29 SEPTEMBER 1906, Page 17



"IN the first place, Cranford is in possession of the Amazons." This, the first sentence of Cranford, might very well stand as a criticism of contemporary English fiction. It is at this moment, more than ever before, in possession of the Amazons. So much so, that for the last year or two not only have more than half the novels published been written by women, but even the heroines of these novels are represented as being in a large number of cases also writers of fiction. It is, of course, easy enough to point to a great many novel-writers who are men; and taking European fiction as a whole, as distinct from English, it would be easy to prove that the greatest novels of the world were all written by men. But ever since the beginning of the nineteenth century the woman novelist has gradually extended her domain. If we put Miss Burney and Evelina on one side, we may fairly take this feminine movement to have begun with the immortal works of Jane Austen. And from her time onwards there has almost always been at least one woman writer whose works bid fair to be numbered among the classics. Susan Ferrier, Maria Edgeworth, Charlotte Bronte, Mrs. Gaskell, George Eliot, Mrs. Oliphant, these names present themselves in an almost unbroken sequence. Many people would, no doubt, at first deny the right of Mrs. Oliphant to be included in this honourable list ; but such sceptics should re-read the whole of that admirable series of stories to which she gave the general name of The Chronicles of Carling- ford. They would then acknowledge that in these stories, at any rate, Mrs. Oliphant touched a very high level. Not least in this list is the author whose works Messrs. Smith and Elder have determined to give the world an opportunity of re-reading. It is curious to reflect bow difficult it has been hitherto to read Mrs. Gaskell's work as a whole. There certainly bas been at least one illustrated edition of Cranford, and Wives and Daughters has also been republished; but those readers who are not fortunate enough to possess Mrs. Gaskell in original editions have been driven to delving into old magazines, and even, in many instances, to the crime of smuggling. The present writer is guiltily conscious that the edition which the world owes to Baron Tauchnitz is the only one in the house in which the complete works of Mrs. Gaskell are available. The "Knutsford" Edition, well printed and in convenient-shaped volumes, will prove a real godsend both to those who have not read their Mrs. Gaskell, and to the older generation who are anxious to revive their memories of her pure and admirable style.

It will come as a surprise to younger readers who have always had Mrs. Gaskell's work before them as a whole to hear of the immense sensation created by Mary Barton. Good as this book is as a story, Mrs. Gaskell does not seem in it to have found her real medium, and one cannot help suspecting that some of the success which it attained was due to the intense political interest which centred in Lancashire in the "hungry forties." The student of Mrs. Gaskell should cer- tainly read it first, and Sylvia's Lovers, Ruth, and North and South should immediately follow. We may weep for and with poor Ruth, and suffer from a slight suspicion that Margaret • The Works of Mrs. Goshen. With Introduction", by A. W. Ward. The "Knoteford" Edition in 8 Tole. London; Smith, Elder, and Co. Lee. 6d. net each.] in North and South was a prig; but these novels duly finished, words will not express the delight with which the reader will pass on to Cranford and Cousin Phyllis. Even in the latter, however, exquisite idyll though it may be, there is still left a little sense of that brevity and jerkiness of writing which are never quite absent from Mrs. Gaskell, except in Cranford and in her masterpiece, Wives and Daughters. No one should forget to read her shorter sketches, Mr. Harrison's Confessions, Morton Hall, Company Manners, and a host of others; and persons under twenty are highly recommended to peruse the Old Nurse's Story, from which they have quite a good chance of obtaining a delightful night of insomnia. But the earlier novels and sketches are merely, as it were, the trimmings and ornaments of Mrs. Gaskell's genius. In Wives and Daughters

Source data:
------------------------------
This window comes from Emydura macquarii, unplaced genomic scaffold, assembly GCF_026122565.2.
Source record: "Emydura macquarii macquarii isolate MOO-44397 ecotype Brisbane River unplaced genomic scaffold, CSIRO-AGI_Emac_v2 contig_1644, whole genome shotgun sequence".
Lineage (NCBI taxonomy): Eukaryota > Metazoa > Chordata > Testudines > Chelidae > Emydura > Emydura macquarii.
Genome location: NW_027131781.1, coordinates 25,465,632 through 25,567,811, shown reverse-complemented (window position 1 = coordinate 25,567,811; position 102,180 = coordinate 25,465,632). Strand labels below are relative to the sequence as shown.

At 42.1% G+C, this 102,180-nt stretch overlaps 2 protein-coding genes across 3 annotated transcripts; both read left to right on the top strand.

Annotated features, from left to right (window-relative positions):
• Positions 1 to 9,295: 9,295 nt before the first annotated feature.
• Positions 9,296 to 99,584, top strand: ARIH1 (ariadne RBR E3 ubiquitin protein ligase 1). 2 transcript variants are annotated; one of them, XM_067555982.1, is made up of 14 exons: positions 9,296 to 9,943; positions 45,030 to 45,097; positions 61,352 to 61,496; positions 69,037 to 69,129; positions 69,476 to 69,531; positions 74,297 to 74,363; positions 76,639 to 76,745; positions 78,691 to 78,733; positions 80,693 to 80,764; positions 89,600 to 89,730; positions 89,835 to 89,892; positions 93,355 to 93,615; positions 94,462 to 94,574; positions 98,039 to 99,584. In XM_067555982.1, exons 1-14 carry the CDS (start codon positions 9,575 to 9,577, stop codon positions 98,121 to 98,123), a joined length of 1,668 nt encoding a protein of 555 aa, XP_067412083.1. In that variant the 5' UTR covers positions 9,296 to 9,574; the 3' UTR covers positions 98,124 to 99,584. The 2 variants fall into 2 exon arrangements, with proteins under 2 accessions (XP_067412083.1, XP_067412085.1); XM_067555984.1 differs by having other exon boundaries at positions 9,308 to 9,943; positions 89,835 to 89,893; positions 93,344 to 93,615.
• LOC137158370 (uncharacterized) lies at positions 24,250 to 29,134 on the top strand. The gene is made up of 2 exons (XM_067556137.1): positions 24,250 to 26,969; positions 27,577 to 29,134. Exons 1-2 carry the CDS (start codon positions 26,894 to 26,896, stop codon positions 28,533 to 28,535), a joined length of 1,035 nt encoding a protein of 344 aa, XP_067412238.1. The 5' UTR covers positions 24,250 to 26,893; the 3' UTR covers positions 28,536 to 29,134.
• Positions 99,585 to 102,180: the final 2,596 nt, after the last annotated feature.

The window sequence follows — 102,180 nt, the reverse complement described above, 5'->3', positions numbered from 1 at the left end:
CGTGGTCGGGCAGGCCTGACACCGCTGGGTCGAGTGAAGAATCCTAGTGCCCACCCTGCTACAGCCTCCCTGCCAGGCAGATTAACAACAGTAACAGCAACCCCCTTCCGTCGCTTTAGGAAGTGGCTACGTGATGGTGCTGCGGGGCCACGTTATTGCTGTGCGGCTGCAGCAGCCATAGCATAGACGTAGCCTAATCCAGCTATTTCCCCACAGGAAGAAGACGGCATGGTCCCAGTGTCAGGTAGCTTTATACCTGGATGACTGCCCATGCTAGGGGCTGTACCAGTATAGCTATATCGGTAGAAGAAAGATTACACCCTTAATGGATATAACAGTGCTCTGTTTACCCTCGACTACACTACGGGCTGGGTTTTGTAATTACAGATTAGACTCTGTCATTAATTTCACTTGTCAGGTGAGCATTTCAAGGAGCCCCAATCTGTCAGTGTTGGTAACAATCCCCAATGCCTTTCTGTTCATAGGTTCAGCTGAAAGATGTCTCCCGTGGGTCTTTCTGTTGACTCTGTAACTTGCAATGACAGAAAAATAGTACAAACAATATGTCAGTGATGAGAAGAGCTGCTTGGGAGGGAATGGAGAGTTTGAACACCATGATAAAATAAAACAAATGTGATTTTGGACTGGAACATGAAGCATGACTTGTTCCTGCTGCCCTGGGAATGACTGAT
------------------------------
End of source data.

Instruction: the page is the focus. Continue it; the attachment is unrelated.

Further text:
she made a new departure. She "found herself," and produced a work which is within its own limits perfect.

It is very difficult to remember any such gallery of portraits as we have in this "everyday" story. The men as well as the women are admirably drawn, and Mr. Gibson, the apotheosis of the country doctor, Squire Hamley and his two sons, Osborne and Roger, Mr. Preston, and even Mr. Hender- son, the fair Cynthia's final choice, all stand distinctly before us. But perhaps the greatest triumph of the book is Mrs.